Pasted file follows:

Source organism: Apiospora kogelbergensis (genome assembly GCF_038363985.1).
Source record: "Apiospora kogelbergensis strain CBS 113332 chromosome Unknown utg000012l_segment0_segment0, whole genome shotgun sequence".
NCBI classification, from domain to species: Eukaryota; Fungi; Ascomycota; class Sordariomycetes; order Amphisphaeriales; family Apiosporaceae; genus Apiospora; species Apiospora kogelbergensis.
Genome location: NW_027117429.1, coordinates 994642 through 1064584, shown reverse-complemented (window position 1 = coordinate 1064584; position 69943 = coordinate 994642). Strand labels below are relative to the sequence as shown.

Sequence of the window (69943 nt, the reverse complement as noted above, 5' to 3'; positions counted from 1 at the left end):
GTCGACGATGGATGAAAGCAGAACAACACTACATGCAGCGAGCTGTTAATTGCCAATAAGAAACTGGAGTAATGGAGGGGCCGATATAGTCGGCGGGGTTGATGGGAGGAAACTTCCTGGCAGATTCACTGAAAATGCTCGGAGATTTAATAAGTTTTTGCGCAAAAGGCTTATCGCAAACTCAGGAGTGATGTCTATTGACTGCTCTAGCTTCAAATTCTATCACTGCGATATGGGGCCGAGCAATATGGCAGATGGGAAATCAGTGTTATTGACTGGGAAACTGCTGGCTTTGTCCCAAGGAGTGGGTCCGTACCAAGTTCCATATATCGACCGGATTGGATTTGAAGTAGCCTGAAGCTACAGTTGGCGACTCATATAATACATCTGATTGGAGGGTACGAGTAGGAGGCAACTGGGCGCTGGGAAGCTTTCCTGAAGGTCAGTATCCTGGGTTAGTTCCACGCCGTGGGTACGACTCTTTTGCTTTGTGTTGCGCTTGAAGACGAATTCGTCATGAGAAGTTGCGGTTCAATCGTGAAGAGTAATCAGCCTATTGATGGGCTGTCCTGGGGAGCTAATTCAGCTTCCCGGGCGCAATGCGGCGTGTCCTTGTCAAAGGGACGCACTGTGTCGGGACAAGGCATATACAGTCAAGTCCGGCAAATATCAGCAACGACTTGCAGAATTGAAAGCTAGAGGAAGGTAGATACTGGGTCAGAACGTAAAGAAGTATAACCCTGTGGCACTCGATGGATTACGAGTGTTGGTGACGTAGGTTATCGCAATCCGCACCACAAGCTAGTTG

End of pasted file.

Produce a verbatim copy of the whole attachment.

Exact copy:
Source organism: Apiospora kogelbergensis (genome assembly GCF_038363985.1).
Source record: "Apiospora kogelbergensis strain CBS 113332 chromosome Unknown utg000012l_segment0_segment0, whole genome shotgun sequence".
NCBI classification, from domain to species: Eukaryota; Fungi; Ascomycota; class Sordariomycetes; order Amphisphaeriales; family Apiosporaceae; genus Apiospora; species Apiospora kogelbergensis.
Genome location: NW_027117429.1, coordinates 994642 through 1064584, shown reverse-complemented (window position 1 = coordinate 1064584; position 69943 = coordinate 994642). Strand labels below are relative to the sequence as shown.

Sequence of the window (69943 nt, the reverse complement as noted above, 5' to 3'; positions counted from 1 at the left end):
GTCGACGATGGATGAAAGCAGAACAACACTACATGCAGCGAGCTGTTAATTGCCAATAAGAAACTGGAGTAATGGAGGGGCCGATATAGTCGGCGGGGTTGATGGGAGGAAACTTCCTGGCAGATTCACTGAAAATGCTCGGAGATTTAATAAGTTTTTGCGCAAAAGGCTTATCGCAAACTCAGGAGTGATGTCTATTGACTGCTCTAGCTTCAAATTCTATCACTGCGATATGGGGCCGAGCAATATGGCAGATGGGAAATCAGTGTTATTGACTGGGAAACTGCTGGCTTTGTCCCAAGGAGTGGGTCCGTACCAAGTTCCATATATCGACCGGATTGGATTTGAAGTAGCCTGAAGCTACAGTTGGCGACTCATATAATACATCTGATTGGAGGGTACGAGTAGGAGGCAACTGGGCGCTGGGAAGCTTTCCTGAAGGTCAGTATCCTGGGTTAGTTCCACGCCGTGGGTACGACTCTTTTGCTTTGTGTTGCGCTTGAAGACGAATTCGTCATGAGAAGTTGCGGTTCAATCGTGAAGAGTAATCAGCCTATTGATGGGCTGTCCTGGGGAGCTAATTCAGCTTCCCGGGCGCAATGCGGCGTGTCCTTGTCAAAGGGACGCACTGTGTCGGGACAAGGCATATACAGTCAAGTCCGGCAAATATCAGCAACGACTTGCAGAATTGAAAGCTAGAGGAAGGTAGATACTGGGTCAGAACGTAAAGAAGTATAACCCTGTGGCACTCGATGGATTACGAGTGTTGGTGACGTAGGTTATCGCAATCCGCACCACAAGCTAGTTG